n the exhausting effort to keep ahead of the tides, young friends, Stylus has a new column to offer you. We’re calling it A Kiss after Supper, and in it we’ll be tracing the expert use of pop music through some of the more music-friendly films of the past thirty years. With directors like Spike Jonze, Quentin Tarantino, and Wes Anderson using their robust appreciation for music in novel ways to document their stories through music as well as cinema, soundtracking is perhaps more critical to a film’s emotional tone than it’s ever been. As such, we thought it about time we wrote a little something on the issue...
Steven Soderbergh’s The Limey is a movie about how people fail other people. We like Terence Stamp’s thief/avenger/protagonist, Wilson, we even respect him; but ultimately what happens, what draws him across the ocean from England, is in some way his own fault. Oh, there’s nothing so crude as a single action he takes that lead to his daughter Jenny’s death, but in the closing moments of the film we find out that his entire life, the patterns of existence imposed on him that he imposed on his daughter, caused (in however trivial a fashion) what happens. It is thus an inalterably sad film, even if a large part of this sadness is contained within flashbacks and Stamp’s eyes.
But let’s go back to the beginning: A black screen, Wilson grinding out “Tell me. Tell me about Jenny”, and then the screen and speakers burst to life at once, “The Seeker” by the Who guiding us into the movie. As with the few other proper songs on the soundtrack it seems a bit obvious at first, striving a bit too hard to establish Wilson’s toughness and coolness (which Stamp amply provides without any exterior help). But note two things about the portion of “The Seeker” that gets played: The lines “People tend to hate me ��cause I never smile / As I ransack their homes they want to shake my hand”, and where it cuts out. The lines are a far more accurate reflection of Wilson, and his flaws, than “I won’t get what I’m after ��til the day I die” (even if the end of the movie proves the truth of that line). He seems genuinely baffled by the way Eddie and Elaine, both friends of his daughter, wind up reaching out to him. At first he just uses them as efficiently as possible, but by the time he is reminiscing about Jenny with Elaine you can see him defrost.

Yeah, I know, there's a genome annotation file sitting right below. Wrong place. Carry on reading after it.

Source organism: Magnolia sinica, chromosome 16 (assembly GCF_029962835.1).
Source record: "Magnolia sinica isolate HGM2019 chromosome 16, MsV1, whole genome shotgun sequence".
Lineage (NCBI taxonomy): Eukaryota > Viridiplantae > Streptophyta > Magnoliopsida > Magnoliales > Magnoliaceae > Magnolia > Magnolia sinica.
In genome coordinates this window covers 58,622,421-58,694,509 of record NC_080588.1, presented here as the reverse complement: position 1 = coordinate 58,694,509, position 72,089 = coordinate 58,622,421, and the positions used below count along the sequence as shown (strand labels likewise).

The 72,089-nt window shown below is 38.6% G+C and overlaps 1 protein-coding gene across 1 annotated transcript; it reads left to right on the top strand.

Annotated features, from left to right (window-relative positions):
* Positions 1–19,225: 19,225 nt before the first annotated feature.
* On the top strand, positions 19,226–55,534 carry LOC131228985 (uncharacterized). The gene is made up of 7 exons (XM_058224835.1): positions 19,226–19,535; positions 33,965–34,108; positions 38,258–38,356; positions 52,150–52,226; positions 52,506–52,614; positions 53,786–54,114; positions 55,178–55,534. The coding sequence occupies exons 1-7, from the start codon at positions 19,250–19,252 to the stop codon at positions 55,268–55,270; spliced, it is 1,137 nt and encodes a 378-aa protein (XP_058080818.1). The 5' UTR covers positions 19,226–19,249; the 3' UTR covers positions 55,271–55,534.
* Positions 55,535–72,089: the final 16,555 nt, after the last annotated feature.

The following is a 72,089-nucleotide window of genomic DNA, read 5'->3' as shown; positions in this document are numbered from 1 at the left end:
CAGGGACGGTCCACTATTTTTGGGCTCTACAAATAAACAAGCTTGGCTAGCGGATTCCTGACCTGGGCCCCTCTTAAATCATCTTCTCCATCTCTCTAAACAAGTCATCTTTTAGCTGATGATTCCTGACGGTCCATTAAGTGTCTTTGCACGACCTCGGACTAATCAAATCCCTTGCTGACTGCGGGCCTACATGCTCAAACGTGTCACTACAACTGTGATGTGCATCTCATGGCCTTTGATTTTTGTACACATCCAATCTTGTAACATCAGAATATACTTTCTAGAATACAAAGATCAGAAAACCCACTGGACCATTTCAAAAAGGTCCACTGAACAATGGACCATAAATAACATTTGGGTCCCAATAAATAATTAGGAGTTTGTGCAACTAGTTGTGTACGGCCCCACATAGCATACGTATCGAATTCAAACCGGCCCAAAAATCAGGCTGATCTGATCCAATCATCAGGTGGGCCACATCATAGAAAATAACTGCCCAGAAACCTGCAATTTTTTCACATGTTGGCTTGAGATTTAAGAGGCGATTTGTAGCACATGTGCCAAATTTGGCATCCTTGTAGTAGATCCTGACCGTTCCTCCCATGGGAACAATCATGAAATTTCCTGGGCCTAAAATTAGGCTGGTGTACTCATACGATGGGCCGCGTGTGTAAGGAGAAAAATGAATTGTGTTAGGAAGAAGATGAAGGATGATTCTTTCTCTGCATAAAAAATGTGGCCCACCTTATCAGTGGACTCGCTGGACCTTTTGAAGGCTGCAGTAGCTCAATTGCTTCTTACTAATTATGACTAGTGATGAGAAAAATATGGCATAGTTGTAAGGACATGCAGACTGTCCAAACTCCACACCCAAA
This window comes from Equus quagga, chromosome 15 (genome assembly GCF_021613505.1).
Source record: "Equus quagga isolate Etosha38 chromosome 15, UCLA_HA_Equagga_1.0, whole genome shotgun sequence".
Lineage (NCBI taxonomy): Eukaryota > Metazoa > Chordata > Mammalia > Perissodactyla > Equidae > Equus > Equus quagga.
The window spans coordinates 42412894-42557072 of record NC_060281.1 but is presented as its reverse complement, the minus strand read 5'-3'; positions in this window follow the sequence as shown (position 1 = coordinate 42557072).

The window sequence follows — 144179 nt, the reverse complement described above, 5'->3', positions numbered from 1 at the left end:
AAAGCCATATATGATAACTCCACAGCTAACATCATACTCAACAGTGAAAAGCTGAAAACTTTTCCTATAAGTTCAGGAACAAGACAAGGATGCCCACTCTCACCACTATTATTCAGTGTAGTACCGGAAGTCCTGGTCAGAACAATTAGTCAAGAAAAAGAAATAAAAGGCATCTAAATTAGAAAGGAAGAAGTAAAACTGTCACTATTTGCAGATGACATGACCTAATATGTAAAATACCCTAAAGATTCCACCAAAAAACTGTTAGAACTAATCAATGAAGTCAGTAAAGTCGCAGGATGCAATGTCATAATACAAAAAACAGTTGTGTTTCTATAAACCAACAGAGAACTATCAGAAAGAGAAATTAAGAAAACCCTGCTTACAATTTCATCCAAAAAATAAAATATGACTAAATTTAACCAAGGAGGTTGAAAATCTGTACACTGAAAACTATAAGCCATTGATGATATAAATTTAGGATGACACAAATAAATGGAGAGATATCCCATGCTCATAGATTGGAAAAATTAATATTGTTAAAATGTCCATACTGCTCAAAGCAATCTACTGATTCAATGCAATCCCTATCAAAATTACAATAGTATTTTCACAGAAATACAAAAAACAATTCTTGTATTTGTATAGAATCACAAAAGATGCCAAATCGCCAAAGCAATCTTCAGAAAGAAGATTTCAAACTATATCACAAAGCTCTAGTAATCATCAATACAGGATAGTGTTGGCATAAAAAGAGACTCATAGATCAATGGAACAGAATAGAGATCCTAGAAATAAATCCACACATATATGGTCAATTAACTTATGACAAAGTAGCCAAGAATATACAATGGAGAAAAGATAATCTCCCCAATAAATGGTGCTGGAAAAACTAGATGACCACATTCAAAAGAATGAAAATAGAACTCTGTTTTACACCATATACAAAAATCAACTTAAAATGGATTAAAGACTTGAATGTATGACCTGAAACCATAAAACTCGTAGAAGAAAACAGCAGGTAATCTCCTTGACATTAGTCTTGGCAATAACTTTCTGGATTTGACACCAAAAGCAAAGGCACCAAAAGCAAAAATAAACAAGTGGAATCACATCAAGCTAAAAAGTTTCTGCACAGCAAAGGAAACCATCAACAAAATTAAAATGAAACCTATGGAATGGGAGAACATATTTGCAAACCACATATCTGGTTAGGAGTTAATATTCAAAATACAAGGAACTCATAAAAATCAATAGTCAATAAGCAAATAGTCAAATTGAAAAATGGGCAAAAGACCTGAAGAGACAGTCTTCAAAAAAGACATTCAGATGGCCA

Also, right after the “I’m a seeker, I’m a very desperate man” line, the song cuts out dead. As a result the line stands out more than it might otherwise. Wilson is broken by gaps, the gap between his intentions for his family and what’s happened, between his world and L.A., between codes of conduct he is used to and the sheer banality of Peter Fonda’s Terry Valentine. Wilson does eventually succeed in getting where he wants to, but he’s as outmoded in this environment as a gunfighter would be in Vietnam, or a samurai at Hiroshima. He has failed his daughter, and himself, many times over, and he won’t realize it for quite a while.
Of course, that’s not the surface impression he gives, far from it. At one point Lesley Ann Warren’s Elaine asks him probably the key question of the move: “What makes you so certain?” Wilson moves through the movie with what seems like a stony implacability, punctuated with bursts of rage. We get a glimpse of what is probably the old Wilson when he quickly and glibly fires off a speech at the DEA agent detaining him, but mostly he is all fire and silence.
But note the backing music; often it relies on a queasily seesawing effect, pitching and yawing even as the camera stays steady. It happens either when Soderbergh plans to upset what seems like the natural order of events or whenever Wilson is venturing into unknown territory (sneaking into the garage near the beginning of the movie). It deliberately undercuts his calmness to hint at what may be happening within.
The most striking example of when Soderbergh employs this sound are the two appearances of the thug Tracy and his accomplice. In each case, it’s set up so that the audience expects a confrontation between Wilson and Tracy, who after all has been sent to kill the former. But each time something else–the DEA agents, Valentine’s henchman Avery–intervenes.
And then of course there’s Terry Valentine. As his new girl, the replacement for Jenny, notes, he’s not a person because he’s “not specific enough to be a person”. There is an absolutely brilliant visual and sonic representation of this when we are introduced to him; the old Hollies chestnut “King Midas In Reverse” plays, and we see a series of shots, stolen from elsewhere in the film, that play like a trailer for the man. It seems cheesy at first, but when the movie’s done you realize those images are all he is. He’s what Wilson thinks is the cause of the pain in his life, and he’s not even a cipher; he’s a blank. What plays when he goes on a drive with the new girl? “Magic Carpet Ride”. It doesn’t get any more generic for movie driving scenes.
The other key use of music in the film is that it heightens the sleaze of the setting. Wilson, just by being Cockney and unyielding and seemingly righteous, throws the landscape into sharp, unflattering relief. All of the American goons he goes up against and kills, is mentally and physically flabby, and they all seem low rent compared to Wilson. Avery is arguably the more dangerous man in L.A., with his contacts, but it’s impossible to respect him, while a 60-something Englishman with a single gun is not to be crossed. When Avery visits a dive bar to recruit Tracy, the Doobie Brothers’ version of “China Grove” plays; at the party at Valentine’s, a selection of anonymous vaguely electronic “happening” coffee table music gets trotted out. Wilson, despite his faults, makes L.A. look shabby by comparison.
By: Ian Mathers
Published on: 2004-10-05